The Global Fund for Coral Reefs was launched on 16 September during the 75th session of the UN General Assembly. Co-founded by Prince Albert II of Monaco, the fund serves to mobilise resources for the preservation of coral reefs.
A coalition of private and public investors, including the United Nations Development Programme (UNDP), BNB Paribas and the Prince Albert II of Monaco Foundation, the Paul G. Allen Family Foundation, the Global Fund for Coral Reefs has pledged to raise and invest USD 500 million in coral reef conservation over the next ten years. The money will go to both supporting “businesses and finance mechanisms” that improve the “health and sustainability” of coral reefs, as well as towards empowering local communities.
“Coral reefs are marine ecosystems that are essential for the conservation of marine biodiversity. They are severely affected by climate change, and many of them are in danger of eventually disappearing,” said Prince Albert II at the UN General Assembly. The purpose of the Global Fund for Coral Reefs is “to marshal private and multilateral resources that will help to improve scientific knowledge and promote practical solutions to save these reefs,” he explained.
An important part of biodiversity is in imminent danger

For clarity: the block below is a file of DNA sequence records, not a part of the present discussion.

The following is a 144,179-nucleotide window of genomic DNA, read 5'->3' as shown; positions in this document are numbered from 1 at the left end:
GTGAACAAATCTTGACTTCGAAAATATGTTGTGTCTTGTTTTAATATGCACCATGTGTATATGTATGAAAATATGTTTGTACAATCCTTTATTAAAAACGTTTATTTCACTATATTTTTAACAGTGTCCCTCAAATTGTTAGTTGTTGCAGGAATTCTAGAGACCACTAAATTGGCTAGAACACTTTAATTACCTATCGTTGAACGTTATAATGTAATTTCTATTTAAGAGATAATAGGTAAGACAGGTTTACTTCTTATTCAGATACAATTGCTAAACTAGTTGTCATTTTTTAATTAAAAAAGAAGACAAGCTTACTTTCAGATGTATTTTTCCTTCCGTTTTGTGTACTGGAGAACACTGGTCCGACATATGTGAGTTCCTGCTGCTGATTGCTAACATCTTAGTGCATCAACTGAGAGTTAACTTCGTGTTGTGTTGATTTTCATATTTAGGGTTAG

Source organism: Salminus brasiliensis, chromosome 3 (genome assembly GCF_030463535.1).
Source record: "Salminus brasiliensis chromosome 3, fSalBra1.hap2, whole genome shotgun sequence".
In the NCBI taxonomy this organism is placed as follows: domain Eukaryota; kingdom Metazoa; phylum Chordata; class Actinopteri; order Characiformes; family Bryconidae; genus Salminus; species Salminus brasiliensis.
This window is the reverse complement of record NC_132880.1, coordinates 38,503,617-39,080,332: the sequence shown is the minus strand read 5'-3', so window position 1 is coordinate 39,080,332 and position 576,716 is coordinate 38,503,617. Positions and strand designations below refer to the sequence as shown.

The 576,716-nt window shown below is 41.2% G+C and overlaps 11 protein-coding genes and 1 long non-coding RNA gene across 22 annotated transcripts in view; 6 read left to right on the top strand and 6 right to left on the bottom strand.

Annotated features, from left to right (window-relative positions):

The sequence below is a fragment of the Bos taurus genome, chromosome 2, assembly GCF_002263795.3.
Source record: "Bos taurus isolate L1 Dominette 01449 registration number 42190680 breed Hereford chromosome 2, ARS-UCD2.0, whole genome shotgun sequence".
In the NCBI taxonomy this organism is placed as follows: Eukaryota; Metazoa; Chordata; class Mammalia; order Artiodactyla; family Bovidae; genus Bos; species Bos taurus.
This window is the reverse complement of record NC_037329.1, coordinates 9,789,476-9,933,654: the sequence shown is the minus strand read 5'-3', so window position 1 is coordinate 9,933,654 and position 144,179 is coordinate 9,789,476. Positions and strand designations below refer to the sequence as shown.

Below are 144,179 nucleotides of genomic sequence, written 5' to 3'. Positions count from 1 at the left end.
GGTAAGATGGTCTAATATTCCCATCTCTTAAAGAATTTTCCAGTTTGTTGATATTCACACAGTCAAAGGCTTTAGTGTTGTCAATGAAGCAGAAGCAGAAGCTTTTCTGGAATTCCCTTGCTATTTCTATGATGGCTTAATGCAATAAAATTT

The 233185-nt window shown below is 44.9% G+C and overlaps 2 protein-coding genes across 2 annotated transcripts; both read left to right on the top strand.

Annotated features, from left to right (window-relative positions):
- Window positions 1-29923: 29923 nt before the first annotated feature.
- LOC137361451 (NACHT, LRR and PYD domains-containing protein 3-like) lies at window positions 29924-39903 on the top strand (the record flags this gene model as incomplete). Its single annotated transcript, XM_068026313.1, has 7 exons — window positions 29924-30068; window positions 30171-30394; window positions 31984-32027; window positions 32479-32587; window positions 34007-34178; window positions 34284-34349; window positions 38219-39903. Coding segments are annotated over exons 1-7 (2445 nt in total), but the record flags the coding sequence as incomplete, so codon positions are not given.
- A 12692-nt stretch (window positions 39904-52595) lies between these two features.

Monaco has long been invested in the protection of coral reefs, which play a vital role in preserving marine biodiversity. Found in over 100 countries around the world, they ensure the survival and livelihood of a quarter of all marine life – about 1 million species. Coral reefs also provide an estimated half a billion people with jobs and food, as well as protecting coastlines from storms and flooding.
Despite their immense value, the protection of coral reefs has been historically underfunded. According to a 2018 report by the Intergovernmental Panel on Climate Change (IPCC) ensuring their survival is a question of extreme urgency. The report warns that even if we collectively manage to stabilise global surface temperatures to 1.5°C above pre-industrial levels, by the middle of the century, the global population of coral reefs will have fallen by 70 to 90 percent.